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Historically, Gates has supplied good quality products; their timing belt kits were recommended, as a solid choice with oem parts included. Lately, it seems feedback online, is indicating; these oem quality parts are being replaced with substandard Chinese aftermarket parts. The actual Gates produced parts seem fine but in many cases, not the other included parts. I have used Gates belts and hoses; they were fine, seemed good quality.

The oem VW timing belt is said to be made by Continental and their timing belt kits, seem to have the actual oem parts included.

I have also used INA/Schaeffler kits and they had all oem parts included and are top quality as well.


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@05MDBeetle Thanks for the write up. I need to do this job on my 2000 2.0 Beetle, so truly appreciate the tips. One thing I am concerned about is getting the timing correct. Aside from Step 6 where you marked the Crank tooth and dot on the engine case, did you do anything else to make sure everything was in the correct position, timing-wise?
 

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Discussion Starter · #10 · (Edited)
@05MDBeetle Thanks for the write up. I need to do this job on my 2000 2.0 Beetle, so truly appreciate the tips. One thing I am concerned about is getting the timing correct. Aside from Step 6 where you marked the Crank tooth and dot on the engine case, did you do anything else to make sure everything was in the correct position, timing-wise?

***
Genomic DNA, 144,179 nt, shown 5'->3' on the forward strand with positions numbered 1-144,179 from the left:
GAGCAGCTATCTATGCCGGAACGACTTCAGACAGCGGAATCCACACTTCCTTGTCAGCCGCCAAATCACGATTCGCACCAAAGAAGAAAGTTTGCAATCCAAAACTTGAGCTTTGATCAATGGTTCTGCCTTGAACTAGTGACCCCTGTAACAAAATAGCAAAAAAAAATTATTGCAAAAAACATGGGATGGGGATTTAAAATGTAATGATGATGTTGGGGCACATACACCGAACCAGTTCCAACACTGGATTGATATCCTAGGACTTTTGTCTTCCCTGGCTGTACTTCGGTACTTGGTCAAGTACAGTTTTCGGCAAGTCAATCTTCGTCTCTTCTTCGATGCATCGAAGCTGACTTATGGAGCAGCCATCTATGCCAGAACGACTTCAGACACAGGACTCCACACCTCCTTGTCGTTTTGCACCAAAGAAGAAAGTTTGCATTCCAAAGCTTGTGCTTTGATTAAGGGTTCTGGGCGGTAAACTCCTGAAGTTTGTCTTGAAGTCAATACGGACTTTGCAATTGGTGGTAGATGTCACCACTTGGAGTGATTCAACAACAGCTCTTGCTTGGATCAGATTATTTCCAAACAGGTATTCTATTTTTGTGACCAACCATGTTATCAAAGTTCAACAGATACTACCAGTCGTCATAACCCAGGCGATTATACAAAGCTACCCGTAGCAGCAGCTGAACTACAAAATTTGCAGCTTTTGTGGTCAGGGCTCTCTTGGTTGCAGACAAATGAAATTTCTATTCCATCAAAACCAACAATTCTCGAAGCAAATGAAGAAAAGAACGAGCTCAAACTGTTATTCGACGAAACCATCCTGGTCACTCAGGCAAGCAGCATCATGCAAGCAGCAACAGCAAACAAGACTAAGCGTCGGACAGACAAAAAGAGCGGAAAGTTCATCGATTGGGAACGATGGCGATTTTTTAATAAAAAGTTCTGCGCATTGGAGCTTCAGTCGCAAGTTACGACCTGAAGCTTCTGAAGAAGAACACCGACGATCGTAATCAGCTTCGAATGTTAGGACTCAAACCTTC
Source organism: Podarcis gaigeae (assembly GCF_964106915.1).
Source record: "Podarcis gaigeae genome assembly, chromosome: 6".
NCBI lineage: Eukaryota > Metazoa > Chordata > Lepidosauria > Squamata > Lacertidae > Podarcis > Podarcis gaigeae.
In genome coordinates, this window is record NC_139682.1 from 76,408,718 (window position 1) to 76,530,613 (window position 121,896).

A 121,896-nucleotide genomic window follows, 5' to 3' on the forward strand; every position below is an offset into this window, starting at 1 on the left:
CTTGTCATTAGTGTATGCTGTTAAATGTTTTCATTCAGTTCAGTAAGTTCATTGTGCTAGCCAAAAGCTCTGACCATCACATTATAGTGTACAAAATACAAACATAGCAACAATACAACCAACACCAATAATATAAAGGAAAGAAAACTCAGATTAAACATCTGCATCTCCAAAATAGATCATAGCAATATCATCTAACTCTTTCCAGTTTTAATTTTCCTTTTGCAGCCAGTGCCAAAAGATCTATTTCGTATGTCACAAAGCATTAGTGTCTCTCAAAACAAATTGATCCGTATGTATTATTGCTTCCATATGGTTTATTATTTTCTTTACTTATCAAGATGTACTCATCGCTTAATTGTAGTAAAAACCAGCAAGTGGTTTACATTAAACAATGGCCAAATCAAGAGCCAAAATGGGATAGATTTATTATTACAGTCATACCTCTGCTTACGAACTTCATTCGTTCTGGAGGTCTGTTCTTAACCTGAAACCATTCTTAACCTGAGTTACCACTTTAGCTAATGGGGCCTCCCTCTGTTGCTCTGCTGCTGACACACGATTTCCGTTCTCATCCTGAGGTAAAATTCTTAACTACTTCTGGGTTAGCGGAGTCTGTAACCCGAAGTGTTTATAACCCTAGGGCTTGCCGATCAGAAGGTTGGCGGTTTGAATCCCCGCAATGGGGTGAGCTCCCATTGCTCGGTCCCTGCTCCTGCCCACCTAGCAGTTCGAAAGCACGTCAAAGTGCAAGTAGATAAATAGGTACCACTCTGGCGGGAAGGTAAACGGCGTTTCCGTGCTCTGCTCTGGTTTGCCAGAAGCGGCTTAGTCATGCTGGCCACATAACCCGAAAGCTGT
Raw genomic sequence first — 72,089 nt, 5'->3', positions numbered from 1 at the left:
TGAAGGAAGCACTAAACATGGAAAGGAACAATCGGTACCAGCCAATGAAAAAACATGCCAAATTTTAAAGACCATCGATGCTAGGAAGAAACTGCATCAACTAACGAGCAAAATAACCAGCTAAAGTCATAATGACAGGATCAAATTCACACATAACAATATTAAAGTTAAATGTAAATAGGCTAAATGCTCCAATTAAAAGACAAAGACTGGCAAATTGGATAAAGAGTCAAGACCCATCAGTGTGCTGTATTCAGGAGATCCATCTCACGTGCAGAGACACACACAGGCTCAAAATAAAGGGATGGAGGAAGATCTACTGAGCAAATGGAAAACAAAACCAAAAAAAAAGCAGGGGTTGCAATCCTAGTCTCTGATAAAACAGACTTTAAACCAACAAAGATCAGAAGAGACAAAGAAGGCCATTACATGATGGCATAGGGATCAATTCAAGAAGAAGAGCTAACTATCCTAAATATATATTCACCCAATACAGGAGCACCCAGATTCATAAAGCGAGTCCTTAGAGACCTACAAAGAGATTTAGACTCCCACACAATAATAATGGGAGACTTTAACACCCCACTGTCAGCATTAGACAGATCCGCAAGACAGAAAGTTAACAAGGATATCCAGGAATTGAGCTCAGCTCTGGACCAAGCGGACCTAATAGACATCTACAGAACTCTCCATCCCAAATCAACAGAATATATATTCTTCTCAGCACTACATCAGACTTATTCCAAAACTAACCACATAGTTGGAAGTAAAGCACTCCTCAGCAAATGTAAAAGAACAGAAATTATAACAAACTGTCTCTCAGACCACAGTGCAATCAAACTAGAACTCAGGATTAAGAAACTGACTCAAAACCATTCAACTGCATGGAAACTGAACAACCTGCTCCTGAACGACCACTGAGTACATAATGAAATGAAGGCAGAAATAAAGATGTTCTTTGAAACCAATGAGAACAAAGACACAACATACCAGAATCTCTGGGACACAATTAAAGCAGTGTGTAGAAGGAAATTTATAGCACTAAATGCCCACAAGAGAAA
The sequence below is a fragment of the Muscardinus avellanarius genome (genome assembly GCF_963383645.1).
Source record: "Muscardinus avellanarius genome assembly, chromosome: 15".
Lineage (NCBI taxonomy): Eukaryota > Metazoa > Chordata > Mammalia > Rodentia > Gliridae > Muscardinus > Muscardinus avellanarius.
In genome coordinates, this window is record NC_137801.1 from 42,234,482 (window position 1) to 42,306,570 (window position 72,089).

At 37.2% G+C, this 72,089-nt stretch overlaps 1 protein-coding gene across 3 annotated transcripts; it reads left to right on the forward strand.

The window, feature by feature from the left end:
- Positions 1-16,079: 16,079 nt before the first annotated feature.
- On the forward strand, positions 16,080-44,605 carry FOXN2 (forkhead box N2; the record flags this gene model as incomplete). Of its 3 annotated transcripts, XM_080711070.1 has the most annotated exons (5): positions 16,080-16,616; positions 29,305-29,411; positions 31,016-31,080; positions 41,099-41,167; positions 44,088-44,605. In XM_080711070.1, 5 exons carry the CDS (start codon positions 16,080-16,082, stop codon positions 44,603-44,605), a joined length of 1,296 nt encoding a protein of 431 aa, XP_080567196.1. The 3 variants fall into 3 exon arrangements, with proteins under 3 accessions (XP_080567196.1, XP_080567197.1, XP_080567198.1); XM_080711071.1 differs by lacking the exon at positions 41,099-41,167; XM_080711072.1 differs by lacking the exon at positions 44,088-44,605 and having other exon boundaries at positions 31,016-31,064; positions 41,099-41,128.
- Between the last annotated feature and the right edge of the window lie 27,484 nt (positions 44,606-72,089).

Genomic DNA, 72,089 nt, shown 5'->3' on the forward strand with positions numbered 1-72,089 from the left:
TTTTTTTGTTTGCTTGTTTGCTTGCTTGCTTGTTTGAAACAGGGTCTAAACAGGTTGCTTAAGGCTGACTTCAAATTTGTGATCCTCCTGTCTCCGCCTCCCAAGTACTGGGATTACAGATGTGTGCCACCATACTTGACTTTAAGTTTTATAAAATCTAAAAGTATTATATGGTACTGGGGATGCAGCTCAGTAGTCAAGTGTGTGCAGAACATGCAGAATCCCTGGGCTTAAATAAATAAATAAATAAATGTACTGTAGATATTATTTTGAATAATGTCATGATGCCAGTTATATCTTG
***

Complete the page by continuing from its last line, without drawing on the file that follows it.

Sorry for the delay. My description was pretty abbreviated but I spent alot of time setting my timing marks before and during the timing belt replacement. I have never been able to use the window on the top of the tranny to check timing bc on my 09G its impossible to get a good view without removing hoses and maybe the pack that sits over the window. The Bentley manual instructs to use the crank pulley and cam sprocket markings to set the timing so I went with that.
Before:
1. Before I started I made absolutely sure the engine was in time to begin with. On the cam sprocket I used a combination square - but any straight edge will do - to make sure the tooth with the timing notch/mark lined up with the arrow on the cylinder head. I used a white paint marker and painted the notch and the arrow to make it easier to see.
2. I then went under and made sure that the crank pulley notch was lined up with the indent on the lower timing cover. Its a very subtle indent so I wiped the cover off first with a rag and rubbing alcohol to make sure I got a good look using a mirror. You have to hold a mirror directly above the crank pulley notch to get the best/truist view. With the cam sprocket lined up up top, I was able to confirm that the crank pulley notch was lined up with the indent on the lower timing belt cover.